Incorporation of High Value Care Communication Techniques Into Pre-clerkship Clinical Skills Curriculum: A Standardized Patient With Knee Pain

From the 2022 HVPA National Conference

Rayghan Larick BS, Med (Eastern Virginia Medical School), Matilda Francis BA, MPH, Riccardo De Cataldo BS, Erika Rhone MD, Amelia Wallace MMHPE, Lauren Mazzurco DO


Eastern Virginia Medical School has integrated high-value care (HVC) content into undergraduate medical education curriculum. Skill set practice of HVC communication techniques however has been lacking. Prior needs assessments revealed that students were eager to practice these communication skills prior to clinical clerkships.


This initiative allowed first-year (M1) medical students to apply Choosing Wisely recommendations into their clinical reasoning and communication skills during a standardized patient (SP) encounter.


Students completed a one-hour workshop on HVC communication skills, followed by an SP encounter during the Skin, Muscle, Bone module of M1 year. The existing case encounter in the module, focused on knee pain was updated to incorporate challenge statements from the SP that would prompt a discussion about HVC principles (e.g. the SP asked about additional, but medically unnecessary, imaging tests). Students were instructed to use HVC communication techniques from the workshop to engage the patient in shared decision making and discussion of high value diagnostic testing. Afterwards, faculty facilitators led a small group discussion about specific communication skills used, individual and system-level consequences of unnecessary tests, and engaging other health care team members in HVC discussions. Faculty facilitators were provided a facilitator guide with the appropriate HVC communication skills, Choosing Wisely recommendations applicable for knee pain, and suggested responses to the discussion questions as a reference. SPs were trained to provide feedback on the application of HVC communication skills from a patient’s perspective. Students completed pre- and post-surveys to assess the effectiveness of the HVC additions to the Clinical Skills case.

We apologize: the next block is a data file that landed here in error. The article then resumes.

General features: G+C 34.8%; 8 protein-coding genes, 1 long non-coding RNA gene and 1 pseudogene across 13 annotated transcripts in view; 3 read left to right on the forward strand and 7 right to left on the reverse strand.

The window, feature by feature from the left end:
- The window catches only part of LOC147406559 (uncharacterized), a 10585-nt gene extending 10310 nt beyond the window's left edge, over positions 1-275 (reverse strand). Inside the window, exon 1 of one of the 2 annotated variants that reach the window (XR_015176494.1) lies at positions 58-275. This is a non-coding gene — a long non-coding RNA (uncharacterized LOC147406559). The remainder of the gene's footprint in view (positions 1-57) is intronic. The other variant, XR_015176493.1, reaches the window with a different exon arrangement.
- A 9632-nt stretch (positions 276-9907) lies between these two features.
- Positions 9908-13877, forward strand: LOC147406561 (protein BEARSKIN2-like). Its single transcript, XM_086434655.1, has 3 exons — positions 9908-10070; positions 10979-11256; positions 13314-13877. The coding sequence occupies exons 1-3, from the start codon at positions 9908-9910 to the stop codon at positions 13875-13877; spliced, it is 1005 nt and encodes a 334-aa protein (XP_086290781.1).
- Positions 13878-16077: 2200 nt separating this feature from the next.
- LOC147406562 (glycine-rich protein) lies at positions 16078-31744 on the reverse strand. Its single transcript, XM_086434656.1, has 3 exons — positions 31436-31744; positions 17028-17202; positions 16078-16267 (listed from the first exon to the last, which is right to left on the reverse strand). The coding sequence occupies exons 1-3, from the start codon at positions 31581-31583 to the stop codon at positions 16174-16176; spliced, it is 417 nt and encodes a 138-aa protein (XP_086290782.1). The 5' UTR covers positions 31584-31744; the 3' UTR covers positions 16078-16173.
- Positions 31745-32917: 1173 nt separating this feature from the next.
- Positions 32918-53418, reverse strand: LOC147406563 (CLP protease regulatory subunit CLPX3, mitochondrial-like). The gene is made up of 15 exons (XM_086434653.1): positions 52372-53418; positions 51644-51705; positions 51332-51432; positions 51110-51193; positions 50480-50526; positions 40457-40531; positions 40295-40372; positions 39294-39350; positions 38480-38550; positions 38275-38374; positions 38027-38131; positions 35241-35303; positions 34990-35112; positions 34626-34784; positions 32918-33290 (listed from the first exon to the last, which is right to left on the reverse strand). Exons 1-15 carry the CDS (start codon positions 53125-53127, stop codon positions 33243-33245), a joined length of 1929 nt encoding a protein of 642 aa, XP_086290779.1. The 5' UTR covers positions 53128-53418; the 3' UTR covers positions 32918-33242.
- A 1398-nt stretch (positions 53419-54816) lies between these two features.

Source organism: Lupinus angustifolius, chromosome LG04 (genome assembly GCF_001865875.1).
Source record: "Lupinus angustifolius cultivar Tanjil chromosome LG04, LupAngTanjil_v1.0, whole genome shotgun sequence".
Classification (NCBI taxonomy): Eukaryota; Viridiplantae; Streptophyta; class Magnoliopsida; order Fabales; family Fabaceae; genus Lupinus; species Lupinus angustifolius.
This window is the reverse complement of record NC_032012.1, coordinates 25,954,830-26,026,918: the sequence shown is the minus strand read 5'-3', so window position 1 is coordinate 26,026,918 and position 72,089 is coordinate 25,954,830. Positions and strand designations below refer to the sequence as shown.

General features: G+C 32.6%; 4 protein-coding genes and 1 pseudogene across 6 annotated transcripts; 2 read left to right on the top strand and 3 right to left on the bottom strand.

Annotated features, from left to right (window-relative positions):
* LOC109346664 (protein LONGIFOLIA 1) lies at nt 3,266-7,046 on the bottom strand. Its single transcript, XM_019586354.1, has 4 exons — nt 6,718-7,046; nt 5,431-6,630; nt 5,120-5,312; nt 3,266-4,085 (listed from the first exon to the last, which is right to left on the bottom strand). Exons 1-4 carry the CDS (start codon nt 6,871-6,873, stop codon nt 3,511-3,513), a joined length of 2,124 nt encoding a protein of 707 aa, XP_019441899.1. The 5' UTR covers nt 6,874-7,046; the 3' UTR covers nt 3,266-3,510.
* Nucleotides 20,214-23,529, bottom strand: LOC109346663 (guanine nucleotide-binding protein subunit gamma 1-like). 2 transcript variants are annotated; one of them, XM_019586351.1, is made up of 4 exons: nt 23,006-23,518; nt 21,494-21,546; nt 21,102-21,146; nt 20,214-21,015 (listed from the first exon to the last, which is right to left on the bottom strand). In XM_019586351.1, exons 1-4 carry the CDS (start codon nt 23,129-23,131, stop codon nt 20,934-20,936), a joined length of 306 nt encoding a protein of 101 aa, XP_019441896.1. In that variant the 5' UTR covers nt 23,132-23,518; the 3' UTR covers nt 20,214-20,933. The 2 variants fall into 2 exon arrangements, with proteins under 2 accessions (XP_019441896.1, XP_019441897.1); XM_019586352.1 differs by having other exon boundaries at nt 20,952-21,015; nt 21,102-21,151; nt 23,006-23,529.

Pre-session surveys were completed by 119 M1 students; 78 completed the post-survey. Chi-square analysis of pre- and post- surveys revealed a statistically significant increase (difference = 25.2%, 95% CI 2.74 – 26.26%, p = 0.02) in percentage of respondents who agreed or strongly agreed with the statement, “As a student I feel comfortable in my knowledge of HVC principles.” There was also a statistically significant increase in percentage of respondents selecting confident or very confident in their skillset regarding meaningful conversations surrounding HVC with patients before and after the encounter (47.9% pre-session vs 73.1% post-session, difference = 25%, 95% CI 11.24 – 37.47%, p = 0.0005). 87.2% of students agreed or strongly agreed that practicing discussions surrounding HVC with SPs was a valuable experience.


HVC communication techniques integrated into an existing SP encounter in the M1 year were valuable to the student experience without significantly affecting the structure or the dedicated time for the encounter or the workshop. Incorporation of HVC communication techniques into the M1 Clinical Skills curriculum was logistically feasible and positively impacted students’ knowledge and comfort with HVC principles.

Clinical Implications

Students had an opportunity to operationalize knowledge and skills around HVC communication techniques in the M1 year; skills applicable to early clinical experiences and future clinical rotations. We anticipate future opportunities to incorporate intentional practice into pre-clerkship and clerkship phases to reinforce importance and value of these skills.

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